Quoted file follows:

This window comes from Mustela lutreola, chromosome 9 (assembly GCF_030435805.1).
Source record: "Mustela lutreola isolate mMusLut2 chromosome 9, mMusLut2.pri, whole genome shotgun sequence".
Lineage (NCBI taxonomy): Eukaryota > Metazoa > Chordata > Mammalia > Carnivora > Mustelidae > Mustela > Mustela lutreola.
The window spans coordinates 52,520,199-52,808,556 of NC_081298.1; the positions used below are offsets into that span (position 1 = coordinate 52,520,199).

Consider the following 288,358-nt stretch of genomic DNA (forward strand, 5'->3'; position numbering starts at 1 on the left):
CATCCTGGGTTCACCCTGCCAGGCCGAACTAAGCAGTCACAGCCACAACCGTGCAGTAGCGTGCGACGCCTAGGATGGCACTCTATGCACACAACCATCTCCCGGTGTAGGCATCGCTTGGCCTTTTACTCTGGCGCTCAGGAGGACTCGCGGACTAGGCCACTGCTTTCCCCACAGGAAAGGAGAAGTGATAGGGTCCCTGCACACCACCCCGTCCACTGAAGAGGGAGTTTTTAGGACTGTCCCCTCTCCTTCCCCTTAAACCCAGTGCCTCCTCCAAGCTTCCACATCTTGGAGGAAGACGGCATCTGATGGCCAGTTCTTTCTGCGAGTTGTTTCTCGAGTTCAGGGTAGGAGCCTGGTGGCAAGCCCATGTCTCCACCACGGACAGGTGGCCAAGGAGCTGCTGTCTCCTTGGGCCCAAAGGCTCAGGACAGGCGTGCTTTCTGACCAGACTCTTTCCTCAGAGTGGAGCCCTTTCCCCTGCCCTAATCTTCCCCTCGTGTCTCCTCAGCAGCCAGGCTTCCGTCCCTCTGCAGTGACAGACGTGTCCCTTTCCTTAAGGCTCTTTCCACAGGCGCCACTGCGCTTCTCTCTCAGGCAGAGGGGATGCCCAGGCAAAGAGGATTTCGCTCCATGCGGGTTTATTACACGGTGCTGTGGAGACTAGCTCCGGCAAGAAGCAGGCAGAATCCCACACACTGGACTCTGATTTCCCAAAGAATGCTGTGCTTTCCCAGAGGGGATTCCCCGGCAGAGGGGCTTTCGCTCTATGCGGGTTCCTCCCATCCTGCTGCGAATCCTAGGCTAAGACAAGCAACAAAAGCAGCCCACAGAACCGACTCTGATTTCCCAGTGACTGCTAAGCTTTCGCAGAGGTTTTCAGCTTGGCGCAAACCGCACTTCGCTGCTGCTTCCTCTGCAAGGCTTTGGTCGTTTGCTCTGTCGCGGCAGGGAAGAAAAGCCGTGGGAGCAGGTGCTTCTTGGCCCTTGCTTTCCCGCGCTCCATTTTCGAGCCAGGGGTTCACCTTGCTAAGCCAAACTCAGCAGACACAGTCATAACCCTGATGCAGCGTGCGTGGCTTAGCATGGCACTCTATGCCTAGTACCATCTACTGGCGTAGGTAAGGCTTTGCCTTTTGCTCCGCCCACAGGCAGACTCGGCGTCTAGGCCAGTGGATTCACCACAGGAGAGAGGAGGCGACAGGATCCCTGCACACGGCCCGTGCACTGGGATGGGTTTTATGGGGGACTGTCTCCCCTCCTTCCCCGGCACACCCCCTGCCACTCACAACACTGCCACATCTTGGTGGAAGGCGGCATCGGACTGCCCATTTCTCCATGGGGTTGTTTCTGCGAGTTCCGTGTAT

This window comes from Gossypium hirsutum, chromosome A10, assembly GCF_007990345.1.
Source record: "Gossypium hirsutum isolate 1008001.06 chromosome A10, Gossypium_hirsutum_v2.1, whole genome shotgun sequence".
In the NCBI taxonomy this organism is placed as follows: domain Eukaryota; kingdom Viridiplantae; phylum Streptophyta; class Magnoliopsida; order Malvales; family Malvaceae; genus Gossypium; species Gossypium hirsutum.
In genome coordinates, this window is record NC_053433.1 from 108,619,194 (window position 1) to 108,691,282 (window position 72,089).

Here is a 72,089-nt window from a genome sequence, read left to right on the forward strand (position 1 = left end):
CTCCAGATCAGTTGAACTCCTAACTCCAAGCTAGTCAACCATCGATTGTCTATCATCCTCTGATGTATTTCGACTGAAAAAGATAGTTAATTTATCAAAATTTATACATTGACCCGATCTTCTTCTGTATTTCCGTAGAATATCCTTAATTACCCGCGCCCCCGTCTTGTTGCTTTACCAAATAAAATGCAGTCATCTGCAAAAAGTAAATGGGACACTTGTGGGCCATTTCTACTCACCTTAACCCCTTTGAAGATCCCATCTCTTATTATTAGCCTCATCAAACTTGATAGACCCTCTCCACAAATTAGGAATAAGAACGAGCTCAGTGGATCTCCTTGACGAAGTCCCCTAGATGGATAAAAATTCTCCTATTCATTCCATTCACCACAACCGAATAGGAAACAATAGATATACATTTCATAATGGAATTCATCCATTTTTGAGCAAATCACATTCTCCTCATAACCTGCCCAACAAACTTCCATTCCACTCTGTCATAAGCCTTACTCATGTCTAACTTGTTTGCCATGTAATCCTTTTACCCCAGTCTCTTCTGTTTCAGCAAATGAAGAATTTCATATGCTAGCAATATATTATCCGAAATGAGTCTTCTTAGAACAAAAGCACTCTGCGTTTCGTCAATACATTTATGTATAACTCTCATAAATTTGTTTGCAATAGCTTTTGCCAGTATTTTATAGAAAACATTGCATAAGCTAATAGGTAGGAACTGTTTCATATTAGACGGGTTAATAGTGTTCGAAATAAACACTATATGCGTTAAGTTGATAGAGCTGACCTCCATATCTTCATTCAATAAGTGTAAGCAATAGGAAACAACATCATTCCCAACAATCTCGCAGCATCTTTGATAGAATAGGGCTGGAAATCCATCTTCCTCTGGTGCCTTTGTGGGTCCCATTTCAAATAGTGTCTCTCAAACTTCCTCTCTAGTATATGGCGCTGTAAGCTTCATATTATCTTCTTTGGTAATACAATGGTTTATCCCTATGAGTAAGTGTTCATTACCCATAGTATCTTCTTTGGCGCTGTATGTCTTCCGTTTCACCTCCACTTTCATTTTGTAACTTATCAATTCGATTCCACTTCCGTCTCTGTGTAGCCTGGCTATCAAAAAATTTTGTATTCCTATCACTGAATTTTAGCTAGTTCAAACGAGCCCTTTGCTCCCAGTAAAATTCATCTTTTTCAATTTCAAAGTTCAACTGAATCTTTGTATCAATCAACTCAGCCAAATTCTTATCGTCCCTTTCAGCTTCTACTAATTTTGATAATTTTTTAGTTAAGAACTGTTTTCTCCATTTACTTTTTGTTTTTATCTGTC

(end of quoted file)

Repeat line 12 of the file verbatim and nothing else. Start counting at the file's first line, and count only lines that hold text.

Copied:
CTCCAGATCAGTTGAACTCCTAACTCCAAGCTAGTCAACCATCGATTGTCTATCATCCTCTGATGTATTTCGACTGAAAAAGATAGTTAATTTATCAAAATTTATACATTGACCCGATCTTCTTCTGTATTTCCGTAGAATATCCTTAATTACCCGCGCCCCCGTCTTGTTGCTTTACCAAATAAAATGCAGTCATCTGCAAAAAGTAAATGGGACACTTGTGGGCCATTTCTACTCACCTTAACCCCTTTGAAGATCCCATCTCTTATTATTAGCCTCATCAAACTTGATAGACCCTCTCCACAAATTAGGAATAAGAACGAGCTCAGTGGATCTCCTTGACGAAGTCCCCTAGATGGATAAAAATTCTCCTATTCATTCCATTCACCACAACCGAATAGGAAACAATAGATATACATTTCATAATGGAATTCATCCATTTTTGAGCAAATCACATTCTCCTCATAACCTGCCCAACAAACTTCCATTCCACTCTGTCATAAGCCTTACTCATGTCTAACTTGTTTGCCATGTAATCCTTTTACCCCAGTCTCTTCTGTTTCAGCAAATGAAGAATTTCATATGCTAGCAATATATTATCCGAAATGAGTCTTCTTAGAACAAAAGCACTCTGCGTTTCGTCAATACATTTATGTATAACTCTCATAAATTTGTTTGCAATAGCTTTTGCCAGTATTTTATAGAAAACATTGCATAAGCTAATAGGTAGGAACTGTTTCATATTAGACGGGTTAATAGTGTTCGAAATAAACACTATATGCGTTAAGTTGATAGAGCTGACCTCCATATCTTCATTCAATAAGTGTAAGCAATAGGAAACAACATCATTCCCAACAATCTCGCAGCATCTTTGATAGAATAGGGCTGGAAATCCATCTTCCTCTGGTGCCTTTGTGGGTCCCATTTCAAATAGTGTCTCTCAAACTTCCTCTCTAGTATATGGCGCTGTAAGCTTCATATTATCTTCTTTGGTAATACAATGGTTTATCCCTATGAGTAAGTGTTCATTACCCATAGTATCTTCTTTGGCGCTGTATGTCTTCCGTTTCACCTCCACTTTCATTTTGTAACTTATCAATTCGATTCCACTTCCGTCTCTGTGTAGCCTGGCTATCAAAAAATTTTGTATTCCTATCACTGAATTTTAGCTAGTTCAAACGAGCCCTTTGCTCCCAGTAAAATTCATCTTTTTCAATTTCAAAGTTCAACTGAATCTTTGTATCAATCAACTCAGCCAAATTCTTATCGTCCCTTTCAGCTTCTACTAATTTTGATAATTTTTTAGTTAAGAACTGTTTTCTCCATTTACTTTTTGTTTTTATCTGTC